Tyler Perry shared a personal story about his grandmother and celebrating Black heritage on Sunday night at the 72nd Primetime Emmy Awards.
The actor, producer and philanthropist made history by becoming the first African American individual to receive the Television Academy’s Governors Award. After being recognized by Oprah Winfrey and Chris Rock for shaping television and humanitarian efforts, Perry accepted the honor on behalf of himself and the Tyler Perry Foundation.
During his moving speech, Perry shared the story of a quilt his grandmother gave him when he was a teenager.
“When I was about 19 years old, I left home and my grandmother, she gave me a quilt that she had made. And this quilt was something I didn’t really care for. It had all these different colors and these different patches in it. And I was quite embarrassed by it. I had no value in it at all,” he recalled.
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The multi-hyphenate then shared that he disrespected the quilt for years until one day he walked past a storefront and saw a quilt that looked almost identical to the one his grandmother had made.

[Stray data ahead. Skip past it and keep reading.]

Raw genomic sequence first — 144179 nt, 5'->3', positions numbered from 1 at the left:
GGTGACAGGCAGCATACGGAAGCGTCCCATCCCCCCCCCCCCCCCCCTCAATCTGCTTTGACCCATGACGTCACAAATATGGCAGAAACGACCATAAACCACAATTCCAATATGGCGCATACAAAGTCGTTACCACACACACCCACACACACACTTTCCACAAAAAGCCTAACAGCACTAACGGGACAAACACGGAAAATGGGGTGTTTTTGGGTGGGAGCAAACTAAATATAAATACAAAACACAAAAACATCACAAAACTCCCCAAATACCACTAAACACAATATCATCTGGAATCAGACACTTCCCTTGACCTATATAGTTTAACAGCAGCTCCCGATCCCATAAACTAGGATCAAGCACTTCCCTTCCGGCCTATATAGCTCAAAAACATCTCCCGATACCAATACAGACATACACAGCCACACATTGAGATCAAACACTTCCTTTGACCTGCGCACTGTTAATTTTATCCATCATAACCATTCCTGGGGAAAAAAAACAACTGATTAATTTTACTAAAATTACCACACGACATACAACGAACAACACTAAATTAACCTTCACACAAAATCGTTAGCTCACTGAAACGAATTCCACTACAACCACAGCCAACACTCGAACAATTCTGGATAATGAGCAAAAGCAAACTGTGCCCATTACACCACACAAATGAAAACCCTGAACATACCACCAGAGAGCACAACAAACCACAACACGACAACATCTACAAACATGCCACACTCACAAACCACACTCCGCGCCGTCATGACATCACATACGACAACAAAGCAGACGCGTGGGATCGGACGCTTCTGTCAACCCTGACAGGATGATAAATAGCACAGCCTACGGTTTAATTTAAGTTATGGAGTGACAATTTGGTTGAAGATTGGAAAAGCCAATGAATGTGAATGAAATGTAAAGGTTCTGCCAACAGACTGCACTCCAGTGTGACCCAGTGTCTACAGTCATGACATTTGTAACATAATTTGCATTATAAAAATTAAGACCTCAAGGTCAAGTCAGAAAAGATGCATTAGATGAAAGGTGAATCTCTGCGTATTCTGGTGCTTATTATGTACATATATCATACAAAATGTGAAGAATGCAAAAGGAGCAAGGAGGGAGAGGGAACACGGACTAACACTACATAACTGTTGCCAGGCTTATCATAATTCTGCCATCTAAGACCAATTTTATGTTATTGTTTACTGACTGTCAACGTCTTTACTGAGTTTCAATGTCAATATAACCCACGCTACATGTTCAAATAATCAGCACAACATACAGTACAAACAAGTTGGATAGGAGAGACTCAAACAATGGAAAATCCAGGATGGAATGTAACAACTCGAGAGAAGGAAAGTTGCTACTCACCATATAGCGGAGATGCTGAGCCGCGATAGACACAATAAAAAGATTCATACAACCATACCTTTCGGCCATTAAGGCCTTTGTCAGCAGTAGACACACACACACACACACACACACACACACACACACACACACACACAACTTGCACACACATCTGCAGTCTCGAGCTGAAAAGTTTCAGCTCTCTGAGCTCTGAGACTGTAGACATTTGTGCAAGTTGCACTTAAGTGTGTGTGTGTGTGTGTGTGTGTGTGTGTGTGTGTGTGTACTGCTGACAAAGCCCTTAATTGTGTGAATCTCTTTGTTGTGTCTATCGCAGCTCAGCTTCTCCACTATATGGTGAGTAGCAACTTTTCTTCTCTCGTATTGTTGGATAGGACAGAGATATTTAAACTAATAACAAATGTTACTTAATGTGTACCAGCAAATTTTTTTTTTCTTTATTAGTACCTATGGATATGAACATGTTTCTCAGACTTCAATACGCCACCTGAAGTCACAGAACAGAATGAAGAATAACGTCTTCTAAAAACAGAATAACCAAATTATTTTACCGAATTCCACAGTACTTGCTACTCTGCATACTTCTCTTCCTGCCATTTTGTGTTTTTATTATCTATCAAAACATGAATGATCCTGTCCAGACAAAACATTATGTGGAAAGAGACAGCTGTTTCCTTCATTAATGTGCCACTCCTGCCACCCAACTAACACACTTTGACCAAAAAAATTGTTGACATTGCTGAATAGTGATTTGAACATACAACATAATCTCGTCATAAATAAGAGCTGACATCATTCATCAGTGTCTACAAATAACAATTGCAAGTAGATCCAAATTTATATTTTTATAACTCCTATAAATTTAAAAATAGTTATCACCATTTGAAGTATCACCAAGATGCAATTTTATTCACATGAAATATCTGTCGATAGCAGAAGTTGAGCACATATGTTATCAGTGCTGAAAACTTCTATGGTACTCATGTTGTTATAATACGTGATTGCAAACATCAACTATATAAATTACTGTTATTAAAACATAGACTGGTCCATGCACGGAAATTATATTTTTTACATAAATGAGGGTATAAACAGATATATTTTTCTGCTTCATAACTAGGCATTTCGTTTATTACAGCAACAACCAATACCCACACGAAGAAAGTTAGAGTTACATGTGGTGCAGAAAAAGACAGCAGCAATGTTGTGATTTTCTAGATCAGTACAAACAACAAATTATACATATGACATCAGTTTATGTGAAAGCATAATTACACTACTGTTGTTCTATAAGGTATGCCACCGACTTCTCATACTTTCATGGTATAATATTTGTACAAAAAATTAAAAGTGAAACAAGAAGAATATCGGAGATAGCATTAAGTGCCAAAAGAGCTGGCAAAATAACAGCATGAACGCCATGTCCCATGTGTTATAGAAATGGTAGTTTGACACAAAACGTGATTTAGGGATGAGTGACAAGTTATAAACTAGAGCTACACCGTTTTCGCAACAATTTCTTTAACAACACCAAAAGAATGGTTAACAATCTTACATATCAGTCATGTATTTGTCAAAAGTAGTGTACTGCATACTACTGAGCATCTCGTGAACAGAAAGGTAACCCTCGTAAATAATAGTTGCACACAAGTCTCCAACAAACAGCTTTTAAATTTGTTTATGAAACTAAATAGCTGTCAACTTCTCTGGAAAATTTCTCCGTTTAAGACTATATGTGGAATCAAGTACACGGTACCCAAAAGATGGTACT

“As I’m in that store wondering where that quilt was, there was an attendant who walked up to me and said, ‘Let me tell you about this quilt. It was made by an African American woman who was a former slave and each patch in the quilt she had put in represented a part of her life. One part was from a dress that she was wearing when she found out she was free. Another part was from her wedding dress when she jumped the broom,” Perry recalled.
“And as I was hearing this story, I became so embarrassed. Here I was, a person who prides myself on celebrating our heritage, our culture, and I didn’t even recognize the value in my grandmother’s quilt,” he said. “Now, whether we know it or not, we are all sewing our own quilts with our thoughts, our behaviors, our experiences and our memories.”
The artist reflected on the full-circle moment and how he believes the industry is beginning to rebuild a new quilt, one that represents diversity and equality.
“I stand here tonight to say thank you to all of the people who are celebrating and know the value of every patch, and every story, and every color that makes up this quilt that is our business, this quilt that is our lives, this quilt that is America,” he said. “Because in my grandmother’s quilt, there are no patches that represented Black people on television. But in my quilt, her grandson is being celebrated by the Television Academy. I thank you for this. God bless you.”
Watch his full speech below.